What do these three have in common? Well, if you are planning to be at the Radio Show in Orlando next week, you probably already know about the Pillsbury Broadcast Finance sessions at the Radio Show, with this year’s session marking the event’s 28th year. The 2018 edition is titled Pillsbury’s Broadcast Finance 2018: Radio’s Debt Cloud Finally Lifts—a reference to the packaged bankruptcies of iHeart and Cumulus that will lighten both companies debt load in 2019, and which will hopefully allow us to turn the page on investors’ perception of radio as a slow growth, high-debt industry.
The event (September 26 from 8:30am to 10am) is often referred to as the “Radio Show Leadership Breakfast” because (1) the session panels feature some of the most influential CEOs in the radio business along with up-and-comers that will soon become the future of radio, and (2) our friends at Media Services Group are once again buying breakfast for everyone. It’s a tough combination to beat, and perennially a standing room only event.
In addition to our CEO panelists—Caroline Beasley of Beasley Media Group, Ginny Morris of Hubbard, and Dhruv Prasad of Townsquare—Wells Fargo analyst J. Davis Hebert will be returning to launch this year’s event with his always head-turning presentation on the Financial State of the Radio Industry. This economic snapshot (with bright colors and graphs!) provides a degree of insightful clarity rarely found in such a large and complex industry.
But what—for those of you that still remember the question that launched this post—does any of this have to do with political dollars? Well (spoiler alert), one of the points Davis will be illustrating with his slides is a projection that 2018 will be by far the biggest political ad spending midterm election of the century, and an incredibly close second to the biggest political ad spending election of all, the 2016 general election ($2.9B vs. 2016’s $3B). There are 34 Senate seats at stake, 11 of which are highly competitive races, 66 highly competitive House races, and 36 gubernatorial elections, with 16 states “potentially in play.”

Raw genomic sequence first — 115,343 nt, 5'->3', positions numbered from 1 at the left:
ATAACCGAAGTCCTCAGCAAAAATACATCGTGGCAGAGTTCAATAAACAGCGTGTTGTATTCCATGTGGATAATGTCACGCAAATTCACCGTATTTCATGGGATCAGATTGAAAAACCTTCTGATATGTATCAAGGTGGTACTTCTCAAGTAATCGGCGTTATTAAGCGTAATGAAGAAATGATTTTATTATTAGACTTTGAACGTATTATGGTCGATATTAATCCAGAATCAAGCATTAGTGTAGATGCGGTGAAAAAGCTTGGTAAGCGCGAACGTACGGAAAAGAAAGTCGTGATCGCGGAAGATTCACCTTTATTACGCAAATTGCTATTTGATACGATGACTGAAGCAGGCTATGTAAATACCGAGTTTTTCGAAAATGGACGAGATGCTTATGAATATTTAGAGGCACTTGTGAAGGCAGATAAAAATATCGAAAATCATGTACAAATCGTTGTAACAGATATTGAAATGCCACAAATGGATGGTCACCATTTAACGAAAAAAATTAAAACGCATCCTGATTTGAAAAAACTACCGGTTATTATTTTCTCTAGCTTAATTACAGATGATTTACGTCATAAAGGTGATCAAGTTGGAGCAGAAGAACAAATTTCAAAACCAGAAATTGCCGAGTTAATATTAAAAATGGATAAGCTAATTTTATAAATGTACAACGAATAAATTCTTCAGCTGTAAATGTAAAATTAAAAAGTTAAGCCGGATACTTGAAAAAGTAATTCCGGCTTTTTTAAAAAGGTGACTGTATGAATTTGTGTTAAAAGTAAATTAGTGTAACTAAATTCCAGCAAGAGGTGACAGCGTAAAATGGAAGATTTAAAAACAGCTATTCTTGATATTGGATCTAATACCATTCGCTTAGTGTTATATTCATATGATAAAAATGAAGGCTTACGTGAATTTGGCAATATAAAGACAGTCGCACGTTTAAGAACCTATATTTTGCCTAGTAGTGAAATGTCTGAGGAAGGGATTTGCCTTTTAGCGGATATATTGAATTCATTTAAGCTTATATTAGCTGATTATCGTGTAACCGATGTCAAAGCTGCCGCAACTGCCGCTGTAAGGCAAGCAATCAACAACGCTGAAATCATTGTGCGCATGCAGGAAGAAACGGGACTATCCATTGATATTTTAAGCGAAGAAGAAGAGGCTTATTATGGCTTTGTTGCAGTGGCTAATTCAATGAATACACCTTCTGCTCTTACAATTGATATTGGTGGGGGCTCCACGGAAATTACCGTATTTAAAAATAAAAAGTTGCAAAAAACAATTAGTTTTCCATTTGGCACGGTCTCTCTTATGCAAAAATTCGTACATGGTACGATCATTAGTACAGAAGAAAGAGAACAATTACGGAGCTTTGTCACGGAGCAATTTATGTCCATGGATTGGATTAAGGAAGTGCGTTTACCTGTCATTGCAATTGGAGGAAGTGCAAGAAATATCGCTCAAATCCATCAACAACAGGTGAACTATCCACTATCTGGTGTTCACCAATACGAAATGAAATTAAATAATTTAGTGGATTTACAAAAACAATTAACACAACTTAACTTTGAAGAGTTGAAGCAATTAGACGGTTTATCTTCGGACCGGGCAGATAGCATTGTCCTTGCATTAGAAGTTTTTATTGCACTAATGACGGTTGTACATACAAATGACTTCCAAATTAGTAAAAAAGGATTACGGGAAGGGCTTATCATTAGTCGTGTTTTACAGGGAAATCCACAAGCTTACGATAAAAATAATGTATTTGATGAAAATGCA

Radio will have to fight for its share of those dollars, but in markets with highly competitive races, the influx of dollars from candidates and PACs can be so immense that ad buyers have trouble finding media that aren’t sold out as election time nears. The competition to place ads can be so intense that I’ve been contacted by more than one noncommercial station trying to figure out how to deal with candidates that are insisting upon placing ads on their stations.
Which raises the less fun to contemplate, but equally important, matter of ensuring that your station’s political ad practices don’t leave you fighting off political advertising complaints once the election is over. The political advertising rules for broadcasters are complex and so fact-sensitive that many an experienced broadcaster is left scratching their head trying to deal with a political ad buy. I know those calls well, which often begin with something along the lines of “I’ve been doing this for 20 years, but I’ve never had something like this pop up before….”
That, along with the fact that stations’ Political Files are now online for political activists to scrutinize at any time, day or night, means broadcasters will again lose a lot of sleep this election season trying to ensure they are doing everything right. In hopes of making their lives a little easier, Pillsbury released an updated version of its Political Broadcasting Advisory this year.
So if you’ve been clinging to the last edition like it’s your security blanket during election season, you can now toss it aside and get that warm and fuzzy feeling that comes from holding something that’s still warm from the laser printer (it’s much longer than you’ll ever want to read on a phone). That way, you’ll have something to read on the plane ride to Orlando, where you will arrive well-versed in the intricacies of political ad rules compliance, and stoked for a great Radio Show.
We look forward to seeing you there!